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Opening Arguments

Choose your delusion

Either Washington Post columnisst E.J. Dionne is delusional, or I am:

Is the Tea Party one of the most successful scams in American political history?

Before you dismiss the question, note that word "successful." Judge the Tea Party purely on the grounds of effectiveness and you have to admire how a very small group has shaken American political life and seized the microphone offered by the media, including the so-called liberal media.

But it's equally important to recognize that the Tea Party constitutes a sliver of opinion on the extreme end of politics receiving attention out of all proportion with its numbers.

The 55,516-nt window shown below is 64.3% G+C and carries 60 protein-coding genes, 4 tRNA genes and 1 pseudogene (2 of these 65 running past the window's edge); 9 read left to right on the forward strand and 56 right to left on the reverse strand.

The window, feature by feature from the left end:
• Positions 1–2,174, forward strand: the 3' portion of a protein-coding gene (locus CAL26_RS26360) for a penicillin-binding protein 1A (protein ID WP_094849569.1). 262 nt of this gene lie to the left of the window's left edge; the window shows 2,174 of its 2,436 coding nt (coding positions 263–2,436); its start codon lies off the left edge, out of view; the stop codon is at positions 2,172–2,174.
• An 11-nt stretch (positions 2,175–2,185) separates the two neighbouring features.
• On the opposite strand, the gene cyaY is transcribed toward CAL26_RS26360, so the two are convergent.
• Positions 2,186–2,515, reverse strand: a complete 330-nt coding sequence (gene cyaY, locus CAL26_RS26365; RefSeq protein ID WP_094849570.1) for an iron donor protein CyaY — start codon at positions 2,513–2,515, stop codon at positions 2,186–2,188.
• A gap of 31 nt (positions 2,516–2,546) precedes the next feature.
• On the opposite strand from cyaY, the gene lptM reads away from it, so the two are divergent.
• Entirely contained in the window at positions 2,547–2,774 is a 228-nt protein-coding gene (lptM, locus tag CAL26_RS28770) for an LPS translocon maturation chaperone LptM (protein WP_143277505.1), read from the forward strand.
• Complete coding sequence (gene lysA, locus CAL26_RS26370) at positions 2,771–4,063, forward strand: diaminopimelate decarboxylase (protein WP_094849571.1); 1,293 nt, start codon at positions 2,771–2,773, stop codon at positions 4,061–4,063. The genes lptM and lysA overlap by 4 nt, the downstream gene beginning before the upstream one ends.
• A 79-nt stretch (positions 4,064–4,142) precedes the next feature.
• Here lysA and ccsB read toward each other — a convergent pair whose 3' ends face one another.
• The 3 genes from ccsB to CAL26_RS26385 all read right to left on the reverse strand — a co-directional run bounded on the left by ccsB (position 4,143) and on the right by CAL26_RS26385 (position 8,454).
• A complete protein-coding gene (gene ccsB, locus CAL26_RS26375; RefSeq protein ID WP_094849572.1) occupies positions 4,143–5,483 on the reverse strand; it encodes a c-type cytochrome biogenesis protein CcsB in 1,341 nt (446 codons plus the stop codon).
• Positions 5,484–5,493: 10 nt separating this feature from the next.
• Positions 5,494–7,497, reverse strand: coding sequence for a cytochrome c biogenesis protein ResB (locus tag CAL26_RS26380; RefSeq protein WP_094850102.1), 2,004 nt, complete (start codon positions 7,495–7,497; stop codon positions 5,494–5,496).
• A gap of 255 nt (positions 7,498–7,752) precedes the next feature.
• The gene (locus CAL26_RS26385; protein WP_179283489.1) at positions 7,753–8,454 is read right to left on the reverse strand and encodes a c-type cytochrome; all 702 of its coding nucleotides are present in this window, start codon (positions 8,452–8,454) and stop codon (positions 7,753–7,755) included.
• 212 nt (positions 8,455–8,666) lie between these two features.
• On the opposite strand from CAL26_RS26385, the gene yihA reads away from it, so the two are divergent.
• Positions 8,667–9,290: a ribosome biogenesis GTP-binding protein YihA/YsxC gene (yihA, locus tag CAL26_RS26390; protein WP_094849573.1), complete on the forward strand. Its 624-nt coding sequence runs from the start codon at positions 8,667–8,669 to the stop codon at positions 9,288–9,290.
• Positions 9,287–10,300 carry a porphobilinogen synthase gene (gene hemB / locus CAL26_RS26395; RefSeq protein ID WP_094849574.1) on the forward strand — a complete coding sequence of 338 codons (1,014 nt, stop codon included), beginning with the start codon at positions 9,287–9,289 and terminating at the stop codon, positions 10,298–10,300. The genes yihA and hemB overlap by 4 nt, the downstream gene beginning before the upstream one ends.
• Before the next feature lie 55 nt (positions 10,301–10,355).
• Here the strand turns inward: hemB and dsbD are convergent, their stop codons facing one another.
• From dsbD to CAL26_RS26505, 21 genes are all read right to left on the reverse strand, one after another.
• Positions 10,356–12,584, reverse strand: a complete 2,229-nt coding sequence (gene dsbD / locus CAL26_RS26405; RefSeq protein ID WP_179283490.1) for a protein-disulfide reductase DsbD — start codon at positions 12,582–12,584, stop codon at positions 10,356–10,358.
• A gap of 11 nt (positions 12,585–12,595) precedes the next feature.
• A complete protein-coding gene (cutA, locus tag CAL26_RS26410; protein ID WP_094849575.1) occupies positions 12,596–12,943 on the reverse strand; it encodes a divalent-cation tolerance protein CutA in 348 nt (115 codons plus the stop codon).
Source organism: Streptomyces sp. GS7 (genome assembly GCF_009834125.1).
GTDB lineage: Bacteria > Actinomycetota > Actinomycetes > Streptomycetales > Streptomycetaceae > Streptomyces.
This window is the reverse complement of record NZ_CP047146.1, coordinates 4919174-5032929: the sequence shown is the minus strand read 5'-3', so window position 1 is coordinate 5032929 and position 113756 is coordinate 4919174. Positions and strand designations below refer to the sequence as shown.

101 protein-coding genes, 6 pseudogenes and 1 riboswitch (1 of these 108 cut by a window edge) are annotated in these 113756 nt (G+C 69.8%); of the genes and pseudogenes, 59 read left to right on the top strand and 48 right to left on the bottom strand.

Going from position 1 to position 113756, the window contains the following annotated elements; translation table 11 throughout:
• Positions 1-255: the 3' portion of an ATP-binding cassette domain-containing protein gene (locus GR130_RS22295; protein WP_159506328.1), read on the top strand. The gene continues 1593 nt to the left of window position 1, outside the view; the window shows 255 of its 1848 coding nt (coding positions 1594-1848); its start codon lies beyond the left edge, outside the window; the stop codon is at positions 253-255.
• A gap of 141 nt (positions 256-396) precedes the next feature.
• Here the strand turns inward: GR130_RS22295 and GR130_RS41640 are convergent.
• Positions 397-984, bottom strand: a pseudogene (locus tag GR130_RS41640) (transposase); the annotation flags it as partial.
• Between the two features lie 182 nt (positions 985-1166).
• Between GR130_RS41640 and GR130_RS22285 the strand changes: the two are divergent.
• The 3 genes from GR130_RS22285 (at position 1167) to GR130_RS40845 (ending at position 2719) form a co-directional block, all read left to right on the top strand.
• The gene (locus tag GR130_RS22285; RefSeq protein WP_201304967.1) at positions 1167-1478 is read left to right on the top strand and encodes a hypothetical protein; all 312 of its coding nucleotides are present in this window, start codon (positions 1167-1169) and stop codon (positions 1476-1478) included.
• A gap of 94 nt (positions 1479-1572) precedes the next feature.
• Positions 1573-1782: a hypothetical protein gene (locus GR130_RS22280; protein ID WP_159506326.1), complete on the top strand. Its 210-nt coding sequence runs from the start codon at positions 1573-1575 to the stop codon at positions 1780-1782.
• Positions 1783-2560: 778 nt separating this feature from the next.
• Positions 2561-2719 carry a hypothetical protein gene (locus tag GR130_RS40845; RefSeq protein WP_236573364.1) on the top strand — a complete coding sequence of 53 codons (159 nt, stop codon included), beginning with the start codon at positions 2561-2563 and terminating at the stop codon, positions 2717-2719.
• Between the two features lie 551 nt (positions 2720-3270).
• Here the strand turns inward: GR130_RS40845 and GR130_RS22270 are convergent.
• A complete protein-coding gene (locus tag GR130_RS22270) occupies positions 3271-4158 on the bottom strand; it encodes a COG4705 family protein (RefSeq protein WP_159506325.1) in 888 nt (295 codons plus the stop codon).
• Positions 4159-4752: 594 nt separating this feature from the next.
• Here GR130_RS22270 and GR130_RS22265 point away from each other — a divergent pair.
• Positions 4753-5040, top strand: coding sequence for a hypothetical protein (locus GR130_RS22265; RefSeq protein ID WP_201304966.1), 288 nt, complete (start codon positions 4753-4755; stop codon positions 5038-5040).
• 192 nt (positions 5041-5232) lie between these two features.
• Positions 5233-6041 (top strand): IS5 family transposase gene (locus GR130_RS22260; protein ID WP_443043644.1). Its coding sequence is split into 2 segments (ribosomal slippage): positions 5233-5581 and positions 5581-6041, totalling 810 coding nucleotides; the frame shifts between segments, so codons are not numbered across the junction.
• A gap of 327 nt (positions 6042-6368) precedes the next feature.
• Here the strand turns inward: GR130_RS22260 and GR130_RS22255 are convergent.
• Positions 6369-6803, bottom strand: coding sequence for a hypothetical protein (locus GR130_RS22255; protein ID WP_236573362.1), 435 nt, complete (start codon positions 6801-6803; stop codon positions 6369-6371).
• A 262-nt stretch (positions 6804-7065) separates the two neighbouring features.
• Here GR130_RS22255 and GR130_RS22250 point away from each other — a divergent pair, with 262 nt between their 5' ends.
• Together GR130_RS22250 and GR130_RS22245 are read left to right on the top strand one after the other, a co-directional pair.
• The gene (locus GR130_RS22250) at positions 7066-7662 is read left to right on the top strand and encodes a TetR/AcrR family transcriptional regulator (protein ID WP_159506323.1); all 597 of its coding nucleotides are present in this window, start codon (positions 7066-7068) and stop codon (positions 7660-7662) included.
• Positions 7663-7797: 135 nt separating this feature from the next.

If I'm delusional, it's because of the mind-numbing effects of being too optimistic. I tend to let my enthusiasm for the anti-government-growth movement carry me away into "the conservative/libertarian philosophy will rule for the next millenium" lunacy, just the way Democrats after the Obama win thought, less than two years ago,  they would rule for the next generation. But you can't be as delusional as Dionne seems to be without completely ignoring the reality around you, or at least pretending to. You can't measure the depth and breadth of the growing distrust of Washington by merely playing math games with Tea Party numbers.  Anyone who hasn't noticed the simmering anger of Americans who have been told for the last several years that their views on everything from illegal immigration to health care are ignorant or extreme just hasn't been paying attention.